By buying an index fund, investors can approximate the average market return. But if you buy good businesses at attractive prices, your portfolio returns could exceed the average market return. For example, Singapore Technologies Engineering Ltd (SGX:S63) shareholders have seen the share price rise 18% over three years, well in excess of the market return (9.2%, not including dividends). However, more recent returns haven’t been as impressive as that, with the stock returning just 12% in the last year, including dividends.
To quote Buffett, ‘Ships will sail around the world but the Flat Earth Society will flourish. There will continue to be wide discrepancies between price and value in the marketplace…’ One flawed but reasonable way to assess how sentiment around a company has changed is to compare the earnings per share (EPS) with the share price.
During the three years of share price growth, Singapore Technologies Engineering actually saw its earnings per share (EPS) drop 2.4% per year. Based on these numbers, we think that the decline in earnings per share may not be a good representation of how the business has changed over the years. Since the change in EPS doesn’t seem to correlate with the change in share price, it’s worth taking a look at other metrics.
We doubt the dividend payments explain the share price rise, since we don’t see any improvement in that regard. And revenue growth isn’t impressive. It may be that a closer look at revenue trends can explain the share price.
The chart below shows how revenue and earnings have changed with time, (if you click on the chart you can see the actual values).
Singapore Technologies Engineering is well known by investors, and plenty of clever analysts have tried to predict the future profit levels. If you are thinking of buying or selling Singapore Technologies Engineering stock, you should check out this free report showing analyst consensus estimates for future profits.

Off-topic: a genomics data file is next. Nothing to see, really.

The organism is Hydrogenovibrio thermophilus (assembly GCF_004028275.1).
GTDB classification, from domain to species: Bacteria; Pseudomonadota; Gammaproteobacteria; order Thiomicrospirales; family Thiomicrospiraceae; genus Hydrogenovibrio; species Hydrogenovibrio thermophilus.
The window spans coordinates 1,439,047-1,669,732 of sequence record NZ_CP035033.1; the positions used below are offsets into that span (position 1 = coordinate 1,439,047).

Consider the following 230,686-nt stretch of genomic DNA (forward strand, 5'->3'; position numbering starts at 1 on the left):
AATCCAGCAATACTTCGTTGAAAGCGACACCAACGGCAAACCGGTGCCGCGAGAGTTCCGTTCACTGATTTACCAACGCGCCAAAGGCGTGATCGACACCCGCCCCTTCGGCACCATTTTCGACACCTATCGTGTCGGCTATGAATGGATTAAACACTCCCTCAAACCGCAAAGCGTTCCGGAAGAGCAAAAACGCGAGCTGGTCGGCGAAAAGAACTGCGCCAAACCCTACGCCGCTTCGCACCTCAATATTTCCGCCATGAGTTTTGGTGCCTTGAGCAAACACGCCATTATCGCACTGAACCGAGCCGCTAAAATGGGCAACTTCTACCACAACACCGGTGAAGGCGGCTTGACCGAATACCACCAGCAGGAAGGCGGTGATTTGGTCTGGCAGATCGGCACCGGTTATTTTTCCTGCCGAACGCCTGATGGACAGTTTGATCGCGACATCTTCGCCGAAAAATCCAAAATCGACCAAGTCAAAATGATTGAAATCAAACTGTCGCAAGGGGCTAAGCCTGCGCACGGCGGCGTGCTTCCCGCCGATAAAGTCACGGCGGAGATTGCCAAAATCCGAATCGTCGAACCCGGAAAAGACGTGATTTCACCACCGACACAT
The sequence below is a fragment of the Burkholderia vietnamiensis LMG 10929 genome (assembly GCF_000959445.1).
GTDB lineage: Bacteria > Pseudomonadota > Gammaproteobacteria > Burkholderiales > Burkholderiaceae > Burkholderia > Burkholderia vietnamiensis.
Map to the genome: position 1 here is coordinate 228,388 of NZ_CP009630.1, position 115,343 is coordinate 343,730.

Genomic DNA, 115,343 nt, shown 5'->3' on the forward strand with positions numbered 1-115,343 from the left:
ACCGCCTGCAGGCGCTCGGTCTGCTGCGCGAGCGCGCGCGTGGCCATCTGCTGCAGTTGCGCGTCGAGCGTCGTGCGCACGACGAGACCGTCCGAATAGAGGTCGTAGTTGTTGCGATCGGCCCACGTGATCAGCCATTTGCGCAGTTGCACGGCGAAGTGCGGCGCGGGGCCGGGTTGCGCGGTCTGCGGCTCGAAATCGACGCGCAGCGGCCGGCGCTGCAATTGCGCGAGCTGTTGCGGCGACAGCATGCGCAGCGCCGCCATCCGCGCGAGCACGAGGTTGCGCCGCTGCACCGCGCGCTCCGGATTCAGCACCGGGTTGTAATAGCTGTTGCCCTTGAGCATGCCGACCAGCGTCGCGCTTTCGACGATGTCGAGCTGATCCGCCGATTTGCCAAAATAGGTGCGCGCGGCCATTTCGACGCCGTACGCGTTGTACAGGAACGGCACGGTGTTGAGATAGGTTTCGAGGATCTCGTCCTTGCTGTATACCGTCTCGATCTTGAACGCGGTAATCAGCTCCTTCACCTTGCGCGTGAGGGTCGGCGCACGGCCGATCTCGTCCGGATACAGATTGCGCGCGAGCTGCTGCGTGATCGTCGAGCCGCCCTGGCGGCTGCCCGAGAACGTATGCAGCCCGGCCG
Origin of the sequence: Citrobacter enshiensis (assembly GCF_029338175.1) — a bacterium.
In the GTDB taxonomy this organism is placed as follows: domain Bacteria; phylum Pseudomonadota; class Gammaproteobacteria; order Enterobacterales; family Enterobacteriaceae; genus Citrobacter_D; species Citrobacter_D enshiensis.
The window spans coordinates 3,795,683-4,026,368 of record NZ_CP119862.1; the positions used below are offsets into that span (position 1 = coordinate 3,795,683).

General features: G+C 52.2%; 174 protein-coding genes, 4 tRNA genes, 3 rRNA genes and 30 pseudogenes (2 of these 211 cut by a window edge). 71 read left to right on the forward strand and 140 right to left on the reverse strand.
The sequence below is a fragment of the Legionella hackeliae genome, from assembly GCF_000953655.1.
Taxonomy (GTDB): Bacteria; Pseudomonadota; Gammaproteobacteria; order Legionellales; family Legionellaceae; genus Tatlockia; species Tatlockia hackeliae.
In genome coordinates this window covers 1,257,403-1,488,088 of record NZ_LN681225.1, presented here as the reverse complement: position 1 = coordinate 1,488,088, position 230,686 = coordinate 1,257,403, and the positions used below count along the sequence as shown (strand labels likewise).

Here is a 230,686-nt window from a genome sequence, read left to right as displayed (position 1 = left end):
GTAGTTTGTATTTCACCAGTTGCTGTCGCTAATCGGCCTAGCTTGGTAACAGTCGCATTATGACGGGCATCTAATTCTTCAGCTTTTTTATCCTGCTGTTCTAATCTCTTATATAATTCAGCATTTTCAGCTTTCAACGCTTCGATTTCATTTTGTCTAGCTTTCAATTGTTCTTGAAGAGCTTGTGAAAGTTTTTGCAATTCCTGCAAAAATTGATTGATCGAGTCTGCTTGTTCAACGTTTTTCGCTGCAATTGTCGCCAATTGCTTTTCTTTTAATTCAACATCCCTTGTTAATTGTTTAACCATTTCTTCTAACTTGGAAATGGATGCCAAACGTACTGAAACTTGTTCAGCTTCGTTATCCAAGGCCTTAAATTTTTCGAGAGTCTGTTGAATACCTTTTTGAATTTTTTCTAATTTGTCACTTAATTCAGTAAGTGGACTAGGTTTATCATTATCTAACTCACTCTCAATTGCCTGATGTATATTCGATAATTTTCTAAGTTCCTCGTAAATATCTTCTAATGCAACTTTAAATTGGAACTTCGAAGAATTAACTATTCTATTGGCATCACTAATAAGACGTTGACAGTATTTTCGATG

What About Dividends?
It is important to consider the total shareholder return, as well as the share price return, for any given stock. The TSR is a return calculation that accounts for the value of cash dividends (assuming that any dividend received was reinvested) and the calculated value of any discounted capital raisings. Arguably, the TSR gives a more comprehensive picture of the return generated by a stock. In the case of Singapore Technologies Engineering, it has a TSR of 34% for the last 3 years. That exceeds its share price return that we previously mentioned. The dividends paid by the company have thusly boosted the total shareholder return.
A Different Perspective
It’s nice to see that Singapore Technologies Engineering shareholders have received a total shareholder return of 12% over the last year. And that does include the dividend. That’s better than the annualised return of 3.9% over half a decade, implying that the company is doing better recently. Someone with an optimistic perspective could view the recent improvement in TSR as indicating that the business itself is getting better with time. Keeping this in mind, a solid next step might be to take a look at Singapore Technologies Engineering’s dividend track record. This free interactive graph is a great place to start.
For those who like to find winning investments this free list of growing companies with recent insider purchasing, could be just the ticket.
Please note, the market returns quoted in this article reflect the market weighted average returns of stocks that currently trade on SG exchanges.
We aim to bring you long-term focused research analysis driven by fundamental data. Note that our analysis may not factor in the latest price-sensitive company announcements or qualitative material.
If you spot an error that warrants correction, please contact the editor at email@example.com. This article by Simply Wall St is general in nature. It does not constitute a recommendation to buy or sell any stock, and does not take account of your objectives, or your financial situation. Simply Wall St has no position in the stocks mentioned. Thank you for reading.